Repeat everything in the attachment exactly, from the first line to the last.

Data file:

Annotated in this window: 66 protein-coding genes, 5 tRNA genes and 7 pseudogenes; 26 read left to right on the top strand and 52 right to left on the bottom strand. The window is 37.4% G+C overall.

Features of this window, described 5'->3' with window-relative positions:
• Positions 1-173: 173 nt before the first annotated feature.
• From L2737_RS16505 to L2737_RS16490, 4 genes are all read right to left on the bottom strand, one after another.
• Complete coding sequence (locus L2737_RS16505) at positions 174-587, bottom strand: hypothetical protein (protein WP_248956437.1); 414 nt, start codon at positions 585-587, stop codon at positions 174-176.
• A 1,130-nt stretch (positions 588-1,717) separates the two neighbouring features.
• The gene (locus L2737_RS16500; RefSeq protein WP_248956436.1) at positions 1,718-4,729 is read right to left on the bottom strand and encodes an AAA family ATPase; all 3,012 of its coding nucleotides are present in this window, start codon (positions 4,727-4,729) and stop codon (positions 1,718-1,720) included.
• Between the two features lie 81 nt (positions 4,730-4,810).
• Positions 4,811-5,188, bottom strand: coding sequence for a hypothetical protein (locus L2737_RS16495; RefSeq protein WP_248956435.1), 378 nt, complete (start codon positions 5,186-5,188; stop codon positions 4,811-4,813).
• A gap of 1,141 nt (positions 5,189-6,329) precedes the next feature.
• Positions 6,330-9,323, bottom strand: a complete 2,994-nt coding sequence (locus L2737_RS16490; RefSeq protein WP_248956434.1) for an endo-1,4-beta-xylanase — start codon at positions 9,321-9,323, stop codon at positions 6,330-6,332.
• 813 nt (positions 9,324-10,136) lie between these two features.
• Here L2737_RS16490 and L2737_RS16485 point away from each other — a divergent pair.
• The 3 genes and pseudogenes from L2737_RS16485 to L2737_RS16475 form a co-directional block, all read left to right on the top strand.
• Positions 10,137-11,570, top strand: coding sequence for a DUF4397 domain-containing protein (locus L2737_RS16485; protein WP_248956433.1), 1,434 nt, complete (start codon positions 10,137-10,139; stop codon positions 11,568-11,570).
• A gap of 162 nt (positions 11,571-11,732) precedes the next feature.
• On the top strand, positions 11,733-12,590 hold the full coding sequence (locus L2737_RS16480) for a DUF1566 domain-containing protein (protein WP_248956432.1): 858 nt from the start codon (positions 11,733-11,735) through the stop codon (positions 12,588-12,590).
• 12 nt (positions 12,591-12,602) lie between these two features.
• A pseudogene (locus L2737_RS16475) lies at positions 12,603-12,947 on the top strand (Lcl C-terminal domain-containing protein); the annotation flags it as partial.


Annotated in this window: 66 protein-coding genes, 5 tRNA genes and 7 pseudogenes; 26 read left to right on the top strand and 52 right to left on the bottom strand. The window is 37.4% G+C overall.

Features of this window, described 5'->3' with window-relative positions:
• Positions 1-173: 173 nt before the first annotated feature.
• From L2737_RS16505 to L2737_RS16490, 4 genes are all read right to left on the bottom strand, one after another.
• Complete coding sequence (locus L2737_RS16505) at positions 174-587, bottom strand: hypothetical protein (protein WP_248956437.1); 414 nt, start codon at positions 585-587, stop codon at positions 174-176.
• A 1,130-nt stretch (positions 588-1,717) separates the two neighbouring features.
• The gene (locus L2737_RS16500; RefSeq protein WP_248956436.1) at positions 1,718-4,729 is read right to left on the bottom strand and encodes an AAA family ATPase; all 3,012 of its coding nucleotides are present in this window, start codon (positions 4,727-4,729) and stop codon (positions 1,718-1,720) included.
• Between the two features lie 81 nt (positions 4,730-4,810).
• Positions 4,811-5,188, bottom strand: coding sequence for a hypothetical protein (locus L2737_RS16495; RefSeq protein WP_248956435.1), 378 nt, complete (start codon positions 5,186-5,188; stop codon positions 4,811-4,813).
• A gap of 1,141 nt (positions 5,189-6,329) precedes the next feature.
• Positions 6,330-9,323, bottom strand: a complete 2,994-nt coding sequence (locus L2737_RS16490; RefSeq protein WP_248956434.1) for an endo-1,4-beta-xylanase — start codon at positions 9,321-9,323, stop codon at positions 6,330-6,332.
• 813 nt (positions 9,324-10,136) lie between these two features.
• Here L2737_RS16490 and L2737_RS16485 point away from each other — a divergent pair.
• The 3 genes and pseudogenes from L2737_RS16485 to L2737_RS16475 form a co-directional block, all read left to right on the top strand.
• Positions 10,137-11,570, top strand: coding sequence for a DUF4397 domain-containing protein (locus L2737_RS16485; protein WP_248956433.1), 1,434 nt, complete (start codon positions 10,137-10,139; stop codon positions 11,568-11,570).
• A gap of 162 nt (positions 11,571-11,732) precedes the next feature.
• On the top strand, positions 11,733-12,590 hold the full coding sequence (locus L2737_RS16480) for a DUF1566 domain-containing protein (protein WP_248956432.1): 858 nt from the start codon (positions 11,733-11,735) through the stop codon (positions 12,588-12,590).
• 12 nt (positions 12,591-12,602) lie between these two features.
• A pseudogene (locus L2737_RS16475) lies at positions 12,603-12,947 on the top strand (Lcl C-terminal domain-containing protein); the annotation flags it as partial.